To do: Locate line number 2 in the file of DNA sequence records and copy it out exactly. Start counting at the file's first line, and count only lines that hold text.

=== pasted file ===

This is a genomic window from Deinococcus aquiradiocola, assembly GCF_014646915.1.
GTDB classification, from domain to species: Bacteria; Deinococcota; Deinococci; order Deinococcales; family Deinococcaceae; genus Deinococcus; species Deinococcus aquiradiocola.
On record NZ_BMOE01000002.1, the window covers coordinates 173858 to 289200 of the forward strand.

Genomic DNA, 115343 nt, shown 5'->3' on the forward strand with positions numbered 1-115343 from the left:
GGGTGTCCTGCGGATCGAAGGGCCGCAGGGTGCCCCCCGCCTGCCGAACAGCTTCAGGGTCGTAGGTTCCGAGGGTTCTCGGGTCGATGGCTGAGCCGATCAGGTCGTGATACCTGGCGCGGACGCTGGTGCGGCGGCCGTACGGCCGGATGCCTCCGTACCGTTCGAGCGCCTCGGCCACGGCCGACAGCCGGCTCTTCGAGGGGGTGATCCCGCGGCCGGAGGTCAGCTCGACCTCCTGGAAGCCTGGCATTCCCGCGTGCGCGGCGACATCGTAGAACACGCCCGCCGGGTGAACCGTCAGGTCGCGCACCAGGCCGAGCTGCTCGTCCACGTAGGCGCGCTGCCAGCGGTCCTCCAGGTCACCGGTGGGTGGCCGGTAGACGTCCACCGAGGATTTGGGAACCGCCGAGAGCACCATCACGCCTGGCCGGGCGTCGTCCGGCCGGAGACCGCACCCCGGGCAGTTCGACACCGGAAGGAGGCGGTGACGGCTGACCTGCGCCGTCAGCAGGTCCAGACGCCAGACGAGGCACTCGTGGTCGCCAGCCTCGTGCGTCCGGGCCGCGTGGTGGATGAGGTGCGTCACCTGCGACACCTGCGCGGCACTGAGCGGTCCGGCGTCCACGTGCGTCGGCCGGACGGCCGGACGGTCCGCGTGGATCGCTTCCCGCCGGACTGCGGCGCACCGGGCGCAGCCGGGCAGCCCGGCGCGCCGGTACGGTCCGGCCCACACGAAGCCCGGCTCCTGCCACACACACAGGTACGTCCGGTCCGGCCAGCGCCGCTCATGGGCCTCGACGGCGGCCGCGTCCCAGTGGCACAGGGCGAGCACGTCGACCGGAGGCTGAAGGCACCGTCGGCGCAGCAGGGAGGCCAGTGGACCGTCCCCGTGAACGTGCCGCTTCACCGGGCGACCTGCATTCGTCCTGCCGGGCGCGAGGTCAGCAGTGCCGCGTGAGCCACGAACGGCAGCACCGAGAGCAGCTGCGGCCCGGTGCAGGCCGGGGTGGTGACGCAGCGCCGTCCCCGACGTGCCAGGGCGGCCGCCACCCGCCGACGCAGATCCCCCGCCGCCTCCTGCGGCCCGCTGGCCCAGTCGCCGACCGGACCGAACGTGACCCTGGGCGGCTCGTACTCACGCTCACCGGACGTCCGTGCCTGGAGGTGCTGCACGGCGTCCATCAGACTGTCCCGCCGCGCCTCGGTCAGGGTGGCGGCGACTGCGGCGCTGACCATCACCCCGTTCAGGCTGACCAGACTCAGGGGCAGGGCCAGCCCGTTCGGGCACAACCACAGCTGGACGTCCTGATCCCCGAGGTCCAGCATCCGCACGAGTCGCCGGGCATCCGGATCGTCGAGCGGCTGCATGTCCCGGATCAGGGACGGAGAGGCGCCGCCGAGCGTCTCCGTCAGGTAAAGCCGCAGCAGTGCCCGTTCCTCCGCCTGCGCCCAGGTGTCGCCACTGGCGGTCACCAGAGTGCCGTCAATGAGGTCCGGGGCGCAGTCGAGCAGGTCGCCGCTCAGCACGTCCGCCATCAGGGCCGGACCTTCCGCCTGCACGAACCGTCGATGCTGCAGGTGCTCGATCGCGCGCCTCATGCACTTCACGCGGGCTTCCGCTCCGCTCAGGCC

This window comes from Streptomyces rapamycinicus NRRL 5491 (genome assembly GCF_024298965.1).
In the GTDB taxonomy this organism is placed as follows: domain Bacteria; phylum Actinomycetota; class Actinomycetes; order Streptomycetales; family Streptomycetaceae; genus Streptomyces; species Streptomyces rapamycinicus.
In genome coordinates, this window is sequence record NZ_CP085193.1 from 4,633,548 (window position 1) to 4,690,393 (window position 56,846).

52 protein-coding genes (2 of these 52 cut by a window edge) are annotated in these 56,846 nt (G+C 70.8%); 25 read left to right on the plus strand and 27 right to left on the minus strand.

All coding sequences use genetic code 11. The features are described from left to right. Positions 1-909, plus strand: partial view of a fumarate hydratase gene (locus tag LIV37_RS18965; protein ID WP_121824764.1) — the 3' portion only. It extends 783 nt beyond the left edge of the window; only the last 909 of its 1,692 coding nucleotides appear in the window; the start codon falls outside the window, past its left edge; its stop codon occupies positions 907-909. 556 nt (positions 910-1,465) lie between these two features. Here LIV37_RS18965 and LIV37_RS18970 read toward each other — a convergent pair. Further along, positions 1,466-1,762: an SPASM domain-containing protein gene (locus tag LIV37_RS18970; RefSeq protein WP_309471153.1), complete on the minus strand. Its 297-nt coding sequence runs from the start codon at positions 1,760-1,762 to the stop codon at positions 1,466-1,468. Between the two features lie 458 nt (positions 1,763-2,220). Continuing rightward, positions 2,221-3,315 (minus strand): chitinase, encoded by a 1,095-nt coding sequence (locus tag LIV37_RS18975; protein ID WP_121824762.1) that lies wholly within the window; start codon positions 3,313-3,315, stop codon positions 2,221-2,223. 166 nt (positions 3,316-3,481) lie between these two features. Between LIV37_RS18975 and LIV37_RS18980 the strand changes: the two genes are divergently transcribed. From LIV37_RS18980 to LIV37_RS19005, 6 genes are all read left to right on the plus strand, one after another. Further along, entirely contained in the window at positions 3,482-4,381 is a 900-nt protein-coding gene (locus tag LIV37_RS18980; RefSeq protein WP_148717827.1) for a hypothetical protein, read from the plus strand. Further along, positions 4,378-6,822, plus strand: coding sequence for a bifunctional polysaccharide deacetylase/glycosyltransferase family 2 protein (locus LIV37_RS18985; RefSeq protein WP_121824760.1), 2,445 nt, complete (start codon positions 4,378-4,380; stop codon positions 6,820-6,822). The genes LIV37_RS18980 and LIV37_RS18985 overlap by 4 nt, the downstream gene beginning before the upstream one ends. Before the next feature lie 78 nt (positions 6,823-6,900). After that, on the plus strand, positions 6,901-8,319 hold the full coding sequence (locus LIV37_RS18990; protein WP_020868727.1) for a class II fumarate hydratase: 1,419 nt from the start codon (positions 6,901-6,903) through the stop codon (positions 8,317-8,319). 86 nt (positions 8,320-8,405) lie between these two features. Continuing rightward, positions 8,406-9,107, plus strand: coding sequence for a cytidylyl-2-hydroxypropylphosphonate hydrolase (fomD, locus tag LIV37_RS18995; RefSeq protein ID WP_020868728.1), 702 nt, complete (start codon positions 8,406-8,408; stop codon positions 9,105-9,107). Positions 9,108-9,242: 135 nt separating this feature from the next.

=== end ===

GTDB classification, from domain to species: Bacteria; Deinococcota; Deinococci; order Deinococcales; family Deinococcaceae; genus Deinococcus; species Deinococcus aquiradiocola.